They say that one must not judge the book by its cover but the cover of this book demands your absolute undivided attention. On a beige background, the bright red and yellow catch your eyes and the title is personified in the image.
Draupadi is undoubtedly one of the most pivotal, complex and celebrated characters of the Mahabharata as is justified by the countless works of literature dedicated to her. From Mahashweta Devi to Chitra Banerjee, she has proven herself a muse time and again.
The Flaming Tresses of Draupadi is one such brilliantly crafted oeuvre delivered to perfection by Veerappa Moily. Chronicling Draupadi’s entire life in one epic poem is no small feat. That coupled with the beautiful imagery created by the author’s words and you find yourself falling, headfirst into this epic narrative that is a heady mix of hatred, love, victory and defeat.
You feel her anguish when she realises that she is to be wedded to five men, instead of just the one who emerged victorious, in the swayamvar. You sense her helplessness, when she is being disrobed, her modesty slowly unravelled to satiate the Kauravas. You detect the steely determination, in her resolution, when she vows to leave her hair open, till she is avenged. At every important stage of her life, you find yourself one with Draupadi, empathizing with her, silently supporting her.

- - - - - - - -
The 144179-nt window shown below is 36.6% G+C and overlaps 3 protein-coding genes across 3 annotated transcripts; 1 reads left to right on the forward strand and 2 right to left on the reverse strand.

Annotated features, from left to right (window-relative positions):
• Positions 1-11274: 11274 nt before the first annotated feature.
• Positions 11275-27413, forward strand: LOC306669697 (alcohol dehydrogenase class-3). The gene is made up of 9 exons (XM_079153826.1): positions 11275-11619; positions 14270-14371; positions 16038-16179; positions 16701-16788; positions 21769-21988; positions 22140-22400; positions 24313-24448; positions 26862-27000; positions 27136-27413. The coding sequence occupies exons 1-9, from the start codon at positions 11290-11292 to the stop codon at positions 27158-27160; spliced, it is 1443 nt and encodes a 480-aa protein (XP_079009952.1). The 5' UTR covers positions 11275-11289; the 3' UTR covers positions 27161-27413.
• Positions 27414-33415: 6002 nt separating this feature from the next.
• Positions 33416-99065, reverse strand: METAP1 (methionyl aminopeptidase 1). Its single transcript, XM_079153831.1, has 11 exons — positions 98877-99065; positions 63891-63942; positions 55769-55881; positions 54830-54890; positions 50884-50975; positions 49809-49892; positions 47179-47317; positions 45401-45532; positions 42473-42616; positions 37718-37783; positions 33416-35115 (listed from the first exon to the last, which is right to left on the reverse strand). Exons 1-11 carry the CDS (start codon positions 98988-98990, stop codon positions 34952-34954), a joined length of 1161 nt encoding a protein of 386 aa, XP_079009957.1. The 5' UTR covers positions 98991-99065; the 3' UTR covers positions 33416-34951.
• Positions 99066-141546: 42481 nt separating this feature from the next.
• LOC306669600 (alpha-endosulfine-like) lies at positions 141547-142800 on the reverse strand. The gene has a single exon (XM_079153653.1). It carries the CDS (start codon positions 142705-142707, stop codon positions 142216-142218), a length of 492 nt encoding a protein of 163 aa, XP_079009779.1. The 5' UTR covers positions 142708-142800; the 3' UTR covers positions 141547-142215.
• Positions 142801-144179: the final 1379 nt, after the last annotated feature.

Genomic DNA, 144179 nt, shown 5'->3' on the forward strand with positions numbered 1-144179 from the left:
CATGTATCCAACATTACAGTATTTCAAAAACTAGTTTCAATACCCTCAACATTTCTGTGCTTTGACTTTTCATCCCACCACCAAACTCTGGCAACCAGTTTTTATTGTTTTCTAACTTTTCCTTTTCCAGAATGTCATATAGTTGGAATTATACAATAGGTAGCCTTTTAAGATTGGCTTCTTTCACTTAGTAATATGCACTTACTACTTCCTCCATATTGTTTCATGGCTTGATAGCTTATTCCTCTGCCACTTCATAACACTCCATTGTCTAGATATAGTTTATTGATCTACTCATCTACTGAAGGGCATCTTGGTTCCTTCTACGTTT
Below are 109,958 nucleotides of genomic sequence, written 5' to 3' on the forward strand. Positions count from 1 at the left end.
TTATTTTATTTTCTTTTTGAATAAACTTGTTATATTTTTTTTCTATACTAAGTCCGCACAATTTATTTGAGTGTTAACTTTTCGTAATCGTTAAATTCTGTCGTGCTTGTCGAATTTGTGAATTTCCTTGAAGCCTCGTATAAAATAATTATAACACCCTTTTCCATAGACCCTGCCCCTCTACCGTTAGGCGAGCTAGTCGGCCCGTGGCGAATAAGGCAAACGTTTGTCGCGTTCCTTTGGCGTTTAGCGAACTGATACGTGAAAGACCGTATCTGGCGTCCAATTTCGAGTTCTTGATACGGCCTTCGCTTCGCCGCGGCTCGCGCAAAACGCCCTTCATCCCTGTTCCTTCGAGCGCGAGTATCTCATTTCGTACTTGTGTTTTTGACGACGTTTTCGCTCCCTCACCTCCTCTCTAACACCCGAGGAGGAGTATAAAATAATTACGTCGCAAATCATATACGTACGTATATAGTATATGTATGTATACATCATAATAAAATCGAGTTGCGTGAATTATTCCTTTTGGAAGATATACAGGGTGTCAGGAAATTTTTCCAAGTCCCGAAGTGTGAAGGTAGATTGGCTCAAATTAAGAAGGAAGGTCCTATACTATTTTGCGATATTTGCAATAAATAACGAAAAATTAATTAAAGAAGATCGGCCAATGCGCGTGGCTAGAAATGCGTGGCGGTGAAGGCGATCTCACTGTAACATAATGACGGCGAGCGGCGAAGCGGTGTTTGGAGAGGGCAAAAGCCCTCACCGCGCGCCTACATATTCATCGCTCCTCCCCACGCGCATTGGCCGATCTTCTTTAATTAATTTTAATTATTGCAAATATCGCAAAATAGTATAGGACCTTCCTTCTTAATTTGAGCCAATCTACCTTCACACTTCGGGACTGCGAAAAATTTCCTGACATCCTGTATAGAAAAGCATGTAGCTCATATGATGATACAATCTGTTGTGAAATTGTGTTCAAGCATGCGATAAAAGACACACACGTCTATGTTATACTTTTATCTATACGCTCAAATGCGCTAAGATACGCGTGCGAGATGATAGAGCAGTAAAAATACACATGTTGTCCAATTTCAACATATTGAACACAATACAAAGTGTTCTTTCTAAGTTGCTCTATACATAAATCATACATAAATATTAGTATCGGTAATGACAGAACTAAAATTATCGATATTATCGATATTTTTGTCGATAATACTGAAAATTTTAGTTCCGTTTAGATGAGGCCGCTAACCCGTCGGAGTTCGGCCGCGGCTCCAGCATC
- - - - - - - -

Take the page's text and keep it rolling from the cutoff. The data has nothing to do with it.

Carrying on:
The author raises pertinent questions; about caste (Karna although the son of Kunti was denied her hand because he was raised by charioteers) , the tussle between following one’s dharma and individual freedom (personified by Draupadi who is unsure whether to obey her mother in law or her own honour), the place of women in society (she is as good as any object that can be wagered), the nature of a society that is blind, mute and paralysed before a woman being disrobed and does nothing to stop it.
Draupadi to her credit doesn’t take any of it passively. She stays true to her name of Yagnaseni or the fire god’s daughter and engulfs them in the flames of her words. The book is as much an ode to Draupadi as it is a reflection on the society at that time. It makes one ponder and reflect if anything has changed.
The book is an absolute delight for any novice who wants to learn more about the Draupadi and her contribution to the Mahabharata. Told exclusively from her point of view, the reader can imagine Draupadi narrating her life story.
This book is worth a read for all keen about Mythology and epics, and lovers of free verse.
Author(s): M Veerappa Moily
Publisher: Rupa Publications
Release: March 2017
Genre: Fiction / Women
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